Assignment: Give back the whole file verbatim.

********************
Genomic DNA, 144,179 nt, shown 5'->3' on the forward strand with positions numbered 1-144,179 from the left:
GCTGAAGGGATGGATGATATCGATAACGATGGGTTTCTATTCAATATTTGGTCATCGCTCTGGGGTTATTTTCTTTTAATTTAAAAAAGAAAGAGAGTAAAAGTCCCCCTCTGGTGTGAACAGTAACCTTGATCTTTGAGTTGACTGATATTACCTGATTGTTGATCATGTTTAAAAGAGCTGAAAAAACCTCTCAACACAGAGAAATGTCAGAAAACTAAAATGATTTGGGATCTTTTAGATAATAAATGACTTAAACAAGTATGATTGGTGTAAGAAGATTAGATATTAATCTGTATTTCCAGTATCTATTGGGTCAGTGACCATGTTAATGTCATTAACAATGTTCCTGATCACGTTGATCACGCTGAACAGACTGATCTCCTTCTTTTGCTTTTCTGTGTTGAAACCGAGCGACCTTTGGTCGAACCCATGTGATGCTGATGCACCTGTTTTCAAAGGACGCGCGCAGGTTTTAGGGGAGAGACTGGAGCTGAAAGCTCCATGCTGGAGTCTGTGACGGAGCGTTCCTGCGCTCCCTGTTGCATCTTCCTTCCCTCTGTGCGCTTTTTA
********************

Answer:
Genomic DNA, 144,179 nt, shown 5'->3' on the forward strand with positions numbered 1-144,179 from the left:
GCTGAAGGGATGGATGATATCGATAACGATGGGTTTCTATTCAATATTTGGTCATCGCTCTGGGGTTATTTTCTTTTAATTTAAAAAAGAAAGAGAGTAAAAGTCCCCCTCTGGTGTGAACAGTAACCTTGATCTTTGAGTTGACTGATATTACCTGATTGTTGATCATGTTTAAAAGAGCTGAAAAAACCTCTCAACACAGAGAAATGTCAGAAAACTAAAATGATTTGGGATCTTTTAGATAATAAATGACTTAAACAAGTATGATTGGTGTAAGAAGATTAGATATTAATCTGTATTTCCAGTATCTATTGGGTCAGTGACCATGTTAATGTCATTAACAATGTTCCTGATCACGTTGATCACGCTGAACAGACTGATCTCCTTCTTTTGCTTTTCTGTGTTGAAACCGAGCGACCTTTGGTCGAACCCATGTGATGCTGATGCACCTGTTTTCAAAGGACGCGCGCAGGTTTTAGGGGAGAGACTGGAGCTGAAAGCTCCATGCTGGAGTCTGTGACGGAGCGTTCCTGCGCTCCCTGTTGCATCTTCCTTCCCTCTGTGCGCTTTTTA